Come check out cloud hijinks at 451’s HCTS conference Oct 6th and 8th. I’ll be speaking there on developer relations and marketing. Use the code
MC200to get $200 off when registering. Only one person has taken advantage of this snazzy code, so: come on, sign up!
Come hear me yammer on about DevOps: I’ll be in Chicago (Sep 23rd) and Toronto (Nov 18th) giving my DevOps and cloud talk with TechTarget
Tech & Work World
There’s an SDN “summit” put on by the OMG two weeks from now in Austin. It has several Dell folks speaking. It should be interesting if you’re in the area. I’m planning on going.
Cisco and Red Hat partner on OpenStack – looks like Dell isn’t the only one now.
When to use an executive summary slide
I don’t like “agenda” and “exec summary” slides. There are many reasons, some of them: it’s takes up a slide, just wait and you’ll find out, meetings often never leave that slide. White-collar folks love using them though, so I’ve learned most of the tactics and tricks, of course, as should you. But, when you can choose to, ditch them.
Sidebar: I recall that in one critical cloud meeting at Dell filled with high-ranking brass and such we didn’t moved past the cover slide for half the meeting. We didn’t even get to the executive summary. That’s the kind of thing you deal with in PowerPoint, room full of executive land. It turned out to be a good meeting, but you know, be ready to spend weeks on slides and then not really use them.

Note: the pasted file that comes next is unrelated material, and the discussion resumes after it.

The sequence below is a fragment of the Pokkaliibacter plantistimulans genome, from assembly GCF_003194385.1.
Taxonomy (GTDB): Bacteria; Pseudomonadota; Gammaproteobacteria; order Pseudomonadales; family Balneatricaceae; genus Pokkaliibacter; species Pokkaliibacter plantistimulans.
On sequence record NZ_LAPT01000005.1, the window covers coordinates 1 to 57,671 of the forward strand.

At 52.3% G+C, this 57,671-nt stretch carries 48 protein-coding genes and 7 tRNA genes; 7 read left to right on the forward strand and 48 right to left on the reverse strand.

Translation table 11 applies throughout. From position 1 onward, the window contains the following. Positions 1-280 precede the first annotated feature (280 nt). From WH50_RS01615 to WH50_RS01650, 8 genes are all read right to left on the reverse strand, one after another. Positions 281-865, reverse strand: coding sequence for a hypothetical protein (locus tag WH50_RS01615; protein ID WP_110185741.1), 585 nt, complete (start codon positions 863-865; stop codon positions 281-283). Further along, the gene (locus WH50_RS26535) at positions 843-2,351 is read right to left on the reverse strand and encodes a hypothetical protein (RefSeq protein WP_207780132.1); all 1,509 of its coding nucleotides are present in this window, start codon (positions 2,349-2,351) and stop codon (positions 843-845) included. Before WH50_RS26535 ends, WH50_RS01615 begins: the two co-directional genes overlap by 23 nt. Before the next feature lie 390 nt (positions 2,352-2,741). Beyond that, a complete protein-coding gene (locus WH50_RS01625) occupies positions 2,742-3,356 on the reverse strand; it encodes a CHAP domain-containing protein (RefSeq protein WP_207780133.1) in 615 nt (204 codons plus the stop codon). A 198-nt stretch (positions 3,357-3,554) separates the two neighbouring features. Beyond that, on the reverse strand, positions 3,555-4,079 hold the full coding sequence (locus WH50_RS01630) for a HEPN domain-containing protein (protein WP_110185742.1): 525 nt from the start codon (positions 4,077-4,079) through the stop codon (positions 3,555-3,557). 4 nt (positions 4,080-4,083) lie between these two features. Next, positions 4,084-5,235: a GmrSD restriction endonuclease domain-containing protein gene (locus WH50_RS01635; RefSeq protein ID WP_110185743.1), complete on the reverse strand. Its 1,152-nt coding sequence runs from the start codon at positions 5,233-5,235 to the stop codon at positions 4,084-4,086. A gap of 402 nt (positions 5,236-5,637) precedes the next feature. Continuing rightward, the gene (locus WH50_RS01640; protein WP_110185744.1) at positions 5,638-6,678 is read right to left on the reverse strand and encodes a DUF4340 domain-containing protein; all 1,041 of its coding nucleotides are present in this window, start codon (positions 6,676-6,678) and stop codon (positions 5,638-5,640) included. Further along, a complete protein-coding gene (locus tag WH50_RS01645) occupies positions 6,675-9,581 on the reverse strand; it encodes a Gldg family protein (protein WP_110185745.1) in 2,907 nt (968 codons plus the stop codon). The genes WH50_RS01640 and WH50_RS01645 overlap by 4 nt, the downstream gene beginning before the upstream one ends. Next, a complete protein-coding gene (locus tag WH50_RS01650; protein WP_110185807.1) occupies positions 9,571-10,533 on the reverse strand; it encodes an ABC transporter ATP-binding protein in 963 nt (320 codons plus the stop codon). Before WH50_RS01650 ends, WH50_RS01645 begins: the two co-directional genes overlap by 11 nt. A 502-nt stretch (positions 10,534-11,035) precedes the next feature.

Anyhow. I was doing some follow-on bullet-proofing/polishing of a client’s presentation today and wrote this on when to use “executive summaries” in presentations intended for analysts:
For something like [the topic being discussed in the presentation], it’s good to have an “executive summary” slide as a defensive move. Right away if I’m an analyst I’m going to ask a bunch of “have you considered this? how about this?” type questions which you’ll probably answer in the presentation. In the first slide put up an executive summary whose first effect is to demonstrate the breadth of what you have and whose second effect is to make sure the analyst shuts up long enough so you can tell the story. (Normally I don’t like executive summaries, but with the introduction of a new thing where the audience thinks they’re much smarter than you, they’re good.)
That’s a good tip beyond analysts as well if you feel like you’ll be in a similarly combative situation with your, you know, “deck.”
If you like “tips on dealing with analysts,” check out the recording of the talk on that topic I gave at HeavyBit at the beginning of this year. (It was a reprise of a 2008 talk I did, long ago.) It’s targeted at startups, but the majority of it applies to companies of all sizes.
Fun & IRL
Not really much. Gotta stop typing so I can get to it.
Kim and I had Amazon Prime in 2011 and we were trying to figure out if we should renew. I did a quick analysis. We’ve had it many years, and got it free the last two years. I think it’s worth paying for.